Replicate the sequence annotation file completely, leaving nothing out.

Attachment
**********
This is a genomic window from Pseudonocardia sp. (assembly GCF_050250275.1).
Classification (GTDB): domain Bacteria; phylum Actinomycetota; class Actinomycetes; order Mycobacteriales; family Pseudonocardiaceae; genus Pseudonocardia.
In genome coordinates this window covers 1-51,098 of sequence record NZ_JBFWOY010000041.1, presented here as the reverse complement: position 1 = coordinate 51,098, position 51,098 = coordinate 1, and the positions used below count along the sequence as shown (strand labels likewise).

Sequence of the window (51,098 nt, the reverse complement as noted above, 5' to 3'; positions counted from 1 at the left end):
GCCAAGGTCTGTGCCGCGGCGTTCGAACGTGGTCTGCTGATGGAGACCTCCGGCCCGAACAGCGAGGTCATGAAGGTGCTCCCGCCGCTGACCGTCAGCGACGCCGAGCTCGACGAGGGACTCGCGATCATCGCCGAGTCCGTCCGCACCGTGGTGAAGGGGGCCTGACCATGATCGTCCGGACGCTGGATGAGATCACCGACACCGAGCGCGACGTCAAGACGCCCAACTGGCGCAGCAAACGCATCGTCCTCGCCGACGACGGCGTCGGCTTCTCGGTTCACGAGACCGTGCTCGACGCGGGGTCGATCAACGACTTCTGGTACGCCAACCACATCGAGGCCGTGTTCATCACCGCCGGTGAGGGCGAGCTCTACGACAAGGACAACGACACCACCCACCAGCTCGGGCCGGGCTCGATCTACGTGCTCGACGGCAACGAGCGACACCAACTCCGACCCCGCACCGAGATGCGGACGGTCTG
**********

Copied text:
This is a genomic window from Pseudonocardia sp. (assembly GCF_050250275.1).
Classification (GTDB): domain Bacteria; phylum Actinomycetota; class Actinomycetes; order Mycobacteriales; family Pseudonocardiaceae; genus Pseudonocardia.
In genome coordinates this window covers 1-51,098 of sequence record NZ_JBFWOY010000041.1, presented here as the reverse complement: position 1 = coordinate 51,098, position 51,098 = coordinate 1, and the positions used below count along the sequence as shown (strand labels likewise).

Sequence of the window (51,098 nt, the reverse complement as noted above, 5' to 3'; positions counted from 1 at the left end):
GCCAAGGTCTGTGCCGCGGCGTTCGAACGTGGTCTGCTGATGGAGACCTCCGGCCCGAACAGCGAGGTCATGAAGGTGCTCCCGCCGCTGACCGTCAGCGACGCCGAGCTCGACGAGGGACTCGCGATCATCGCCGAGTCCGTCCGCACCGTGGTGAAGGGGGCCTGACCATGATCGTCCGGACGCTGGATGAGATCACCGACACCGAGCGCGACGTCAAGACGCCCAACTGGCGCAGCAAACGCATCGTCCTCGCCGACGACGGCGTCGGCTTCTCGGTTCACGAGACCGTGCTCGACGCGGGGTCGATCAACGACTTCTGGTACGCCAACCACATCGAGGCCGTGTTCATCACCGCCGGTGAGGGCGAGCTCTACGACAAGGACAACGACACCACCCACCAGCTCGGGCCGGGCTCGATCTACGTGCTCGACGGCAACGAGCGACACCAACTCCGACCCCGCACCGAGATGCGGACGGTCTG